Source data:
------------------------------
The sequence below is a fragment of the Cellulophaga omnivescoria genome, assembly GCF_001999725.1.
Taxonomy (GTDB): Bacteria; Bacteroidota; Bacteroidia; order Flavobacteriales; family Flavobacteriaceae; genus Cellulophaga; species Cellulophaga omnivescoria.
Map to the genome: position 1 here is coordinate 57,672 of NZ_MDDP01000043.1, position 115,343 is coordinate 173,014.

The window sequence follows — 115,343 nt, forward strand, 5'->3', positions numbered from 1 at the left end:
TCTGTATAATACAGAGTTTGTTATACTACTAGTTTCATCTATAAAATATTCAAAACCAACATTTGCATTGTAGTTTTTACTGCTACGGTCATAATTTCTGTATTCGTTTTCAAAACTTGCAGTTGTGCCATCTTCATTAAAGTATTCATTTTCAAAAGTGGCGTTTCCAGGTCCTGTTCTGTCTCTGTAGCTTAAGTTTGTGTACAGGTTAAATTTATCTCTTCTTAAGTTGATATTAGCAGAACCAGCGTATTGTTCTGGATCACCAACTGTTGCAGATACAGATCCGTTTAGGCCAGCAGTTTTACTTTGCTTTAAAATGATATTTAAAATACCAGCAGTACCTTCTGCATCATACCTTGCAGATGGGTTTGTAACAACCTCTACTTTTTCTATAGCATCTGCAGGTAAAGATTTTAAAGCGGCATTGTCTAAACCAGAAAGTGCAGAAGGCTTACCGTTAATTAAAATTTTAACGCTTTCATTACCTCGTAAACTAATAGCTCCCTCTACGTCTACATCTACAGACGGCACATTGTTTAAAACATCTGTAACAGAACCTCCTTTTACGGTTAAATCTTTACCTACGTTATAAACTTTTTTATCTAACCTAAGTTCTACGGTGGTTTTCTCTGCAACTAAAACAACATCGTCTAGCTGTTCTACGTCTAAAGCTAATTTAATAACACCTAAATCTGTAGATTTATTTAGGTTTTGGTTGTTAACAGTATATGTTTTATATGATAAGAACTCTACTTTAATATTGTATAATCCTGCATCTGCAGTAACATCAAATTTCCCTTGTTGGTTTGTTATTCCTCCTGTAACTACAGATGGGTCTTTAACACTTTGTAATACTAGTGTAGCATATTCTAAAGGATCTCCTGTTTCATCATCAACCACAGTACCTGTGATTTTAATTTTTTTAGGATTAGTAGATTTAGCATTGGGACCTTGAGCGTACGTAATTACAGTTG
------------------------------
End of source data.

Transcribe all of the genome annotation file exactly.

The sequence below is a fragment of the Cellulophaga omnivescoria genome, assembly GCF_001999725.1.
Taxonomy (GTDB): Bacteria; Bacteroidota; Bacteroidia; order Flavobacteriales; family Flavobacteriaceae; genus Cellulophaga; species Cellulophaga omnivescoria.
Map to the genome: position 1 here is coordinate 57,672 of NZ_MDDP01000043.1, position 115,343 is coordinate 173,014.

The window sequence follows — 115,343 nt, forward strand, 5'->3', positions numbered from 1 at the left end:
TCTGTATAATACAGAGTTTGTTATACTACTAGTTTCATCTATAAAATATTCAAAACCAACATTTGCATTGTAGTTTTTACTGCTACGGTCATAATTTCTGTATTCGTTTTCAAAACTTGCAGTTGTGCCATCTTCATTAAAGTATTCATTTTCAAAAGTGGCGTTTCCAGGTCCTGTTCTGTCTCTGTAGCTTAAGTTTGTGTACAGGTTAAATTTATCTCTTCTTAAGTTGATATTAGCAGAACCAGCGTATTGTTCTGGATCACCAACTGTTGCAGATACAGATCCGTTTAGGCCAGCAGTTTTACTTTGCTTTAAAATGATATTTAAAATACCAGCAGTACCTTCTGCATCATACCTTGCAGATGGGTTTGTAACAACCTCTACTTTTTCTATAGCATCTGCAGGTAAAGATTTTAAAGCGGCATTGTCTAAACCAGAAAGTGCAGAAGGCTTACCGTTAATTAAAATTTTAACGCTTTCATTACCTCGTAAACTAATAGCTCCCTCTACGTCTACATCTACAGACGGCACATTGTTTAAAACATCTGTAACAGAACCTCCTTTTACGGTTAAATCTTTACCTACGTTATAAACTTTTTTATCTAACCTAAGTTCTACGGTGGTTTTCTCTGCAACTAAAACAACATCGTCTAGCTGTTCTACGTCTAAAGCTAATTTAATAACACCTAAATCTGTAGATTTATTTAGGTTTTGGTTGTTAACAGTATATGTTTTATATGATAAGAACTCTACTTTAATATTGTATAATCCTGCATCTGCAGTAACATCAAATTTCCCTTGTTGGTTTGTTATTCCTCCTGTAACTACAGATGGGTCTTTAACACTTTGTAATACTAGTGTAGCATATTCTAAAGGATCTCCTGTTTCATCATCAACCACAGTACCTGTGATTTTAATTTTTTTAGGATTAGTAGATTTAGCATTGGGACCTTGAGCGTACGTAATTACAGTTG